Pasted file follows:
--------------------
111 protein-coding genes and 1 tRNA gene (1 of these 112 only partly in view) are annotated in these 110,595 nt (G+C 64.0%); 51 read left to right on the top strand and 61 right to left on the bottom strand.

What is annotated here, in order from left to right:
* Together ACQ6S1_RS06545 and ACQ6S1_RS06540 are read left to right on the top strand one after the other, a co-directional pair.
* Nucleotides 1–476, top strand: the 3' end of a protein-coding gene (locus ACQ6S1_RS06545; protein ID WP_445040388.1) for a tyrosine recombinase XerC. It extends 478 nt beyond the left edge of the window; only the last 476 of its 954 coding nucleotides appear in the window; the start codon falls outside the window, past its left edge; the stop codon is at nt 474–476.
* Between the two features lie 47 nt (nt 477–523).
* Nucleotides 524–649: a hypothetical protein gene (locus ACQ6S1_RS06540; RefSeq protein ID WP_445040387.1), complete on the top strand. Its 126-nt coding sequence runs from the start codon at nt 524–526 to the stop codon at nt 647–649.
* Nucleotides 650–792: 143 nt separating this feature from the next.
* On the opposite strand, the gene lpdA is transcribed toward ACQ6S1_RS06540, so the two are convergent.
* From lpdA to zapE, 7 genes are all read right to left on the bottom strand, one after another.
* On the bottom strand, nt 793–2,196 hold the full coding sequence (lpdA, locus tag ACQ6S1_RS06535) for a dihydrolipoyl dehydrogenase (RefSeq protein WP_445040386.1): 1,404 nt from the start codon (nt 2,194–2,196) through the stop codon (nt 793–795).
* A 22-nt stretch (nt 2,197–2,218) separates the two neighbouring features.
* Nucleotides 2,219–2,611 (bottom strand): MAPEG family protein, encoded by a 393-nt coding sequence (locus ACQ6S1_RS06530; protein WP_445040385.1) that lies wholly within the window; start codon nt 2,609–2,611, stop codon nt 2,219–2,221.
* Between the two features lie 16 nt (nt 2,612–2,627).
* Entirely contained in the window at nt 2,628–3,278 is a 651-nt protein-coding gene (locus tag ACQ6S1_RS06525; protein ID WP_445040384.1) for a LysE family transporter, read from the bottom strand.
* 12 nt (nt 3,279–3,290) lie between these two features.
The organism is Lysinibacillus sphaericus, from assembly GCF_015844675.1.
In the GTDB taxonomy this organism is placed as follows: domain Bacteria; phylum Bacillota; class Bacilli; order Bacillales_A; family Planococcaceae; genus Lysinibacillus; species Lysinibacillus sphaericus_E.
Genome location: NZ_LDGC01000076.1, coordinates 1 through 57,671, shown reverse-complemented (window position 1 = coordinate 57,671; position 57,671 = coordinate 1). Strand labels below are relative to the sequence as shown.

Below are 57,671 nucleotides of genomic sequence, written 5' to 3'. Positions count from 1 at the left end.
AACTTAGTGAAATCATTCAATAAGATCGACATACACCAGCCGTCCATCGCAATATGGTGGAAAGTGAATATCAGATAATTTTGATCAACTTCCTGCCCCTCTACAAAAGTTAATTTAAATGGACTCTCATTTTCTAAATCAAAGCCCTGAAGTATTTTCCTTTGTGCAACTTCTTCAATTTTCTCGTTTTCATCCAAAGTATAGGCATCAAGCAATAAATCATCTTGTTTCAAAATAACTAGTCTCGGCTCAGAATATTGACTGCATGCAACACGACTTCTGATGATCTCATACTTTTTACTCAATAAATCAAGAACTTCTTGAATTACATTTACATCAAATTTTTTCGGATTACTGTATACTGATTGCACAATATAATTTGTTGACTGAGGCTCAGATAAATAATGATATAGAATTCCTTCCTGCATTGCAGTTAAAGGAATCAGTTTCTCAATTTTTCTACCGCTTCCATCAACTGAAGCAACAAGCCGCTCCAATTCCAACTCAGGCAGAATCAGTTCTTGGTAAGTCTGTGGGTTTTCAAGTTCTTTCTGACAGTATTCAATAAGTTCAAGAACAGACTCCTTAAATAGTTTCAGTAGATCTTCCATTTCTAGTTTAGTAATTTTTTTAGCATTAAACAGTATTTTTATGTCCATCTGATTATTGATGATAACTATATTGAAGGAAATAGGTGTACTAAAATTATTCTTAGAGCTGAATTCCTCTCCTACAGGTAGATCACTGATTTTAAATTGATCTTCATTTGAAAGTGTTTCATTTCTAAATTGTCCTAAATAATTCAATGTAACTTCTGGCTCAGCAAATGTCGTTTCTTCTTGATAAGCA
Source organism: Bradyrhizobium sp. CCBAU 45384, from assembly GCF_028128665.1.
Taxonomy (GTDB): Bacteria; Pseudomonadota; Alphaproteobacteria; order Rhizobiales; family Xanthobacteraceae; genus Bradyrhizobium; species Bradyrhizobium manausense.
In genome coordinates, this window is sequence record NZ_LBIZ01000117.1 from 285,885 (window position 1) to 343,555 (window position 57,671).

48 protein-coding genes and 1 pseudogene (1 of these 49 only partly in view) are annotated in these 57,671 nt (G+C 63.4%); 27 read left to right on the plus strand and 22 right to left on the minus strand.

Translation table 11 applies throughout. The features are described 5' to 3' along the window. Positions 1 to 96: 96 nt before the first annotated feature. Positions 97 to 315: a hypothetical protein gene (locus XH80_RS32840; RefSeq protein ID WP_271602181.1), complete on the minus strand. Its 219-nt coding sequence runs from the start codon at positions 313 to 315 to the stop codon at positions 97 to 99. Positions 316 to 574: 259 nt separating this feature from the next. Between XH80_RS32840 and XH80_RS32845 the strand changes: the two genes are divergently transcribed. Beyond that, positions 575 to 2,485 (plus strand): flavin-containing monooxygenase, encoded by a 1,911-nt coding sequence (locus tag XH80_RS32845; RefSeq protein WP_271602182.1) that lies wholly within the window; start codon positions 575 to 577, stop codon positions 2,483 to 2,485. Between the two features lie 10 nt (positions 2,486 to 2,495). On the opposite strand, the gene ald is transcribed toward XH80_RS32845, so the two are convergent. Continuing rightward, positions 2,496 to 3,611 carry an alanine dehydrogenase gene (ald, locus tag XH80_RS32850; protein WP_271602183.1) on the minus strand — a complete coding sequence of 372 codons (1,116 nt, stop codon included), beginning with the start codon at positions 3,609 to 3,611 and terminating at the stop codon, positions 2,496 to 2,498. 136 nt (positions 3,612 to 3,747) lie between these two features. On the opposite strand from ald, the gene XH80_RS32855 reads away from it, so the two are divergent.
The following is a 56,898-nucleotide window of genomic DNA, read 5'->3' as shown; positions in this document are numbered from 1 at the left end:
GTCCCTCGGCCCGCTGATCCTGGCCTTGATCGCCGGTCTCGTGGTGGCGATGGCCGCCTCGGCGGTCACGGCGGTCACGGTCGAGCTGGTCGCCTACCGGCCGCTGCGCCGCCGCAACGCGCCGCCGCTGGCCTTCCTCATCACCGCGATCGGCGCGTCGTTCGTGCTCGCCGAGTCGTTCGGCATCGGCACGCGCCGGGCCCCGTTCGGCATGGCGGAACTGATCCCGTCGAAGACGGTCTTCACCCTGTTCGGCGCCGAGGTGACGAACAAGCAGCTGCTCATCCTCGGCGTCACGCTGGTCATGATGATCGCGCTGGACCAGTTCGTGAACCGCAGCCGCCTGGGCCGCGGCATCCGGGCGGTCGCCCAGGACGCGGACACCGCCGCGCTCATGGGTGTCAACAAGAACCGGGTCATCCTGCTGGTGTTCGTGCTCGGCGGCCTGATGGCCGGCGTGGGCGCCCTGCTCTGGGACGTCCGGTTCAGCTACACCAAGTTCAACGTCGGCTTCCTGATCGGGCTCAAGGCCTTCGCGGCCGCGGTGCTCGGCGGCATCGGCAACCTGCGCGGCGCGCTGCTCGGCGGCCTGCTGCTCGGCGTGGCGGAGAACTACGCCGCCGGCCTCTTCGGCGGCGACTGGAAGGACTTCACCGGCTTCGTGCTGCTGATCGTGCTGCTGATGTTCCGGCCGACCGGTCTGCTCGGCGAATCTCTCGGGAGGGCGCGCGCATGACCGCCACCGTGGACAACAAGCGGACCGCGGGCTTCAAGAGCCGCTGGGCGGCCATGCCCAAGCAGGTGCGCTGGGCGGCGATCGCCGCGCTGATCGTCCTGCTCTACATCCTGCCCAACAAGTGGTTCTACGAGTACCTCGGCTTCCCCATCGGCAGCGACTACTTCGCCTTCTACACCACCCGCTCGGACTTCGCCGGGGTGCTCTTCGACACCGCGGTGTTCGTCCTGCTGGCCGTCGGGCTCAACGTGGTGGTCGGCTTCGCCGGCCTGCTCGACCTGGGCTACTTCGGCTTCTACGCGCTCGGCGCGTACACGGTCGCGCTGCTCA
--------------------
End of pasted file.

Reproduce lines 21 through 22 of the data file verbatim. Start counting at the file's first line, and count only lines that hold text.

Source organism: Bradyrhizobium sp. CCBAU 45384, from assembly GCF_028128665.1.
Taxonomy (GTDB): Bacteria; Pseudomonadota; Alphaproteobacteria; order Rhizobiales; family Xanthobacteraceae; genus Bradyrhizobium; species Bradyrhizobium manausense.